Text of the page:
As the complexity and investment for successfully marketing a prescription drug or biologic rises, many companies seek to de-risk their commercialization effort by joining forces with a partner biopharma company. Co-promotions, or the formal relationship established between two companies to combine resources for a more effective promotion of a product, are becoming increasingly common in the biopharma industry. While co-promotions are structured with the right intent, these agreements require careful consideration of several key strategic and operational issues in order to achieve optimal effectiveness.
Three Key Co-Promotion Drivers
A structured approach early-on in the formation of a co-promotion agreement can significantly reduce pitfalls and difficulties later on in the process. To facilitate a successful co-promotion structure, three key co-promotion drivers must be optimized:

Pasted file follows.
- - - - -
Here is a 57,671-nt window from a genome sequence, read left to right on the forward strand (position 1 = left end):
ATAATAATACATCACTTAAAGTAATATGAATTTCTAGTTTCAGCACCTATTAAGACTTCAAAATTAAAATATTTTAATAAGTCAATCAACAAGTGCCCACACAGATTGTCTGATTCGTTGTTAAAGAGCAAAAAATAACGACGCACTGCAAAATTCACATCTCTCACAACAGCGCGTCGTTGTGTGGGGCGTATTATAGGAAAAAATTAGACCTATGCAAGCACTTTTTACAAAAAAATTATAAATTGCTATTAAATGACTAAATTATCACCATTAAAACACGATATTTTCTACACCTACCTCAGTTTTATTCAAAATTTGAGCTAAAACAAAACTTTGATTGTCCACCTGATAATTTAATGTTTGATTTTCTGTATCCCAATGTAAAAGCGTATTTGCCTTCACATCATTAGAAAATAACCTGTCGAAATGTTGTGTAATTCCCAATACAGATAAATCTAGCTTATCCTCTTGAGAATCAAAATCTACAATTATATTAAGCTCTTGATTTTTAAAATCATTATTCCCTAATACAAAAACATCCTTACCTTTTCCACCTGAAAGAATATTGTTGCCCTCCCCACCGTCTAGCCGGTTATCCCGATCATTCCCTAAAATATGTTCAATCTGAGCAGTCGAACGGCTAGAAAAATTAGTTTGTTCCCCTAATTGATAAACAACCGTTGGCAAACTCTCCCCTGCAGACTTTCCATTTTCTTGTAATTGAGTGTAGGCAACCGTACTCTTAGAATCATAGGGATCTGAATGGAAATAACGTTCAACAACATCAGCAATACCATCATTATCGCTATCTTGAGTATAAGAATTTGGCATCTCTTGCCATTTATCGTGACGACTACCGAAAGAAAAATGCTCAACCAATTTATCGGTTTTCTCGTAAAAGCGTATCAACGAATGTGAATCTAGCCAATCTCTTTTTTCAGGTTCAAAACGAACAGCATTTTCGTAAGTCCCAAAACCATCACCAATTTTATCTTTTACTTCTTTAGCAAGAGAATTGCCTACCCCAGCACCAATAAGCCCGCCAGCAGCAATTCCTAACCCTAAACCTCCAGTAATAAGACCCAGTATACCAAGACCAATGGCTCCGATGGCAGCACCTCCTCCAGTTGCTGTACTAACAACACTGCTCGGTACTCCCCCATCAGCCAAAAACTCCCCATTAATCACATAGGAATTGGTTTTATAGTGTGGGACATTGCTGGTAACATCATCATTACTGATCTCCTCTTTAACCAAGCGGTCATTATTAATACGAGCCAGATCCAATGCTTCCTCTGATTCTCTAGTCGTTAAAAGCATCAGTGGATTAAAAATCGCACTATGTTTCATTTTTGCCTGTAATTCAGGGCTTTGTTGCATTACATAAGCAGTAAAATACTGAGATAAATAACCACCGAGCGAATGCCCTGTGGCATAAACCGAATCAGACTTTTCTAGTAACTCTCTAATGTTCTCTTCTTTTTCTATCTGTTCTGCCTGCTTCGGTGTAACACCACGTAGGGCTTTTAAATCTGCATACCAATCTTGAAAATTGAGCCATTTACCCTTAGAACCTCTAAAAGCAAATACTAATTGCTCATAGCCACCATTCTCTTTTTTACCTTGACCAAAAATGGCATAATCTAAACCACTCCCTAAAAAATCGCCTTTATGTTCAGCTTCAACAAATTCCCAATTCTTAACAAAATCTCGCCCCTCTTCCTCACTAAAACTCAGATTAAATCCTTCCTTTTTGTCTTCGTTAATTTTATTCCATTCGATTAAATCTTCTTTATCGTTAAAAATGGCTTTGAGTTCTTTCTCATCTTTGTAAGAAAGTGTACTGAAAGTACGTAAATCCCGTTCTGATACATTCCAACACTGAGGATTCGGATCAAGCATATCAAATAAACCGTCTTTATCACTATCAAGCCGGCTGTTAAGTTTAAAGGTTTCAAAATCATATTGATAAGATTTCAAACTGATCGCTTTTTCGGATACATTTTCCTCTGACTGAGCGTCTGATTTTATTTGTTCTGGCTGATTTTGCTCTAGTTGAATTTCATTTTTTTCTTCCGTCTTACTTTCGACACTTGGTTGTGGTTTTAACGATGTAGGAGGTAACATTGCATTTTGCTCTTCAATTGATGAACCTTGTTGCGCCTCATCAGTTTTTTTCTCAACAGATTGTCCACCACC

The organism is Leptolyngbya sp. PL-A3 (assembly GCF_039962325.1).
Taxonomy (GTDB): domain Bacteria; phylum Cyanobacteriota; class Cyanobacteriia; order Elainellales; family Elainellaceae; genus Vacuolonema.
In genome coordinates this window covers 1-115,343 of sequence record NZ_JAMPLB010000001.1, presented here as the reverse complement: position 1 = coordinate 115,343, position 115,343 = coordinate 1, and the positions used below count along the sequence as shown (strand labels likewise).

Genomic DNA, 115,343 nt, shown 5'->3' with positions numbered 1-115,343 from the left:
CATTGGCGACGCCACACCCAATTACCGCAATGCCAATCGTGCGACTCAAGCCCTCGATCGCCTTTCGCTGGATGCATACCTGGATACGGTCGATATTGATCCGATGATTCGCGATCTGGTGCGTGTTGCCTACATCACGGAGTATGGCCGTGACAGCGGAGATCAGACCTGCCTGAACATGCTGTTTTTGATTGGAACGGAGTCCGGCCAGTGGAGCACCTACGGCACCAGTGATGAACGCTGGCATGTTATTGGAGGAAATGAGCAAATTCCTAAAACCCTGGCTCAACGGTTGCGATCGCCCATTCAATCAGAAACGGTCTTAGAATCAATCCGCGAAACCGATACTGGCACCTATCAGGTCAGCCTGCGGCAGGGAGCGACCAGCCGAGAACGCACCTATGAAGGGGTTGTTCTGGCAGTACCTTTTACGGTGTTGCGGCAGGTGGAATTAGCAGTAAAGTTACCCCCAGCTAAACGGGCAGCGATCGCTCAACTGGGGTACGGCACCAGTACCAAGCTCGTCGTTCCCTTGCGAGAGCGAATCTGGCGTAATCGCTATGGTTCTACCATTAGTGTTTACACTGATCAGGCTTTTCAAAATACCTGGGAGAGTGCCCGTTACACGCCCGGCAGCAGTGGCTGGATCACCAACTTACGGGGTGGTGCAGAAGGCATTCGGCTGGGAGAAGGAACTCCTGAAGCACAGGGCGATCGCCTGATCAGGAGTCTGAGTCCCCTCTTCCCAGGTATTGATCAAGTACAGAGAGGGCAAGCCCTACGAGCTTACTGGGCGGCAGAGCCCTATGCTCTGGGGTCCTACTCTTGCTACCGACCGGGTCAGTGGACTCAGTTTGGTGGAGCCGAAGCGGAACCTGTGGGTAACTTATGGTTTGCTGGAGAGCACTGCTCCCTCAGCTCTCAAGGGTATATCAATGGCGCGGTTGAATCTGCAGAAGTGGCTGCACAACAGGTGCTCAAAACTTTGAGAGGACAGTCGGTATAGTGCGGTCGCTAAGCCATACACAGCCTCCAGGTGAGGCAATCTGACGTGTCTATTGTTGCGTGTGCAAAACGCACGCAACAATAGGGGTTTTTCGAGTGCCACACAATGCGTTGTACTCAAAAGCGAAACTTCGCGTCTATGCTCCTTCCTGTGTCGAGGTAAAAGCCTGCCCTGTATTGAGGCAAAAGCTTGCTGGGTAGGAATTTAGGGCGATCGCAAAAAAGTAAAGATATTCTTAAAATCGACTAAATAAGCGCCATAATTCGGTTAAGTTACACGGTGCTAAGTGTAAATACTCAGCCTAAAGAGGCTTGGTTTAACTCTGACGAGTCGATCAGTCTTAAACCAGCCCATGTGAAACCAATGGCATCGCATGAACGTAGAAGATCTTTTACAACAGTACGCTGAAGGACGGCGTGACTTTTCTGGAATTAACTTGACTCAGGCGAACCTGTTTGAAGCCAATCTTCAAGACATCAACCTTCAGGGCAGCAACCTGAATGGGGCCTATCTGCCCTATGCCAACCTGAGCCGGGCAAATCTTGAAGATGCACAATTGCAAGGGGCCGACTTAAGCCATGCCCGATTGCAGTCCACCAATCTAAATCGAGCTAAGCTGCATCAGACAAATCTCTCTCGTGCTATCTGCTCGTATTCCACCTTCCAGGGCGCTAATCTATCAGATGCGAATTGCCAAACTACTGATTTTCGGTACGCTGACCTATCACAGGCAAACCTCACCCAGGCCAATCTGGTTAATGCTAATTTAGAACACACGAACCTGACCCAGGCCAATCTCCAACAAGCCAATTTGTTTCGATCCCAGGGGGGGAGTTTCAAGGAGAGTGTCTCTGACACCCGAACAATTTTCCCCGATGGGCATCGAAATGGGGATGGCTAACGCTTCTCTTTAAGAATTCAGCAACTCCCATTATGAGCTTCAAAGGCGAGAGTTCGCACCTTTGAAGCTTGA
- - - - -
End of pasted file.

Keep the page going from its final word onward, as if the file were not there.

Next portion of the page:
Governance: Structuring a Winning Co-Promotion
Brand Management: Optimizing Brand Planning and Execution
Performance Management: Ensuring Optimal Performance
Successful co-promotions have several key factors in common: they are very focused, they have shared objectives, and their team members are committed to the process and outcome.
A successful co-promotion requires the governing body to fully support the initiative and foster a culture that reflects the shared values of both companies. Governance is the key to ensuring that co-promotion teams work together effectively to provide the framework for undertaking the brand lifecycle management and performance management processes.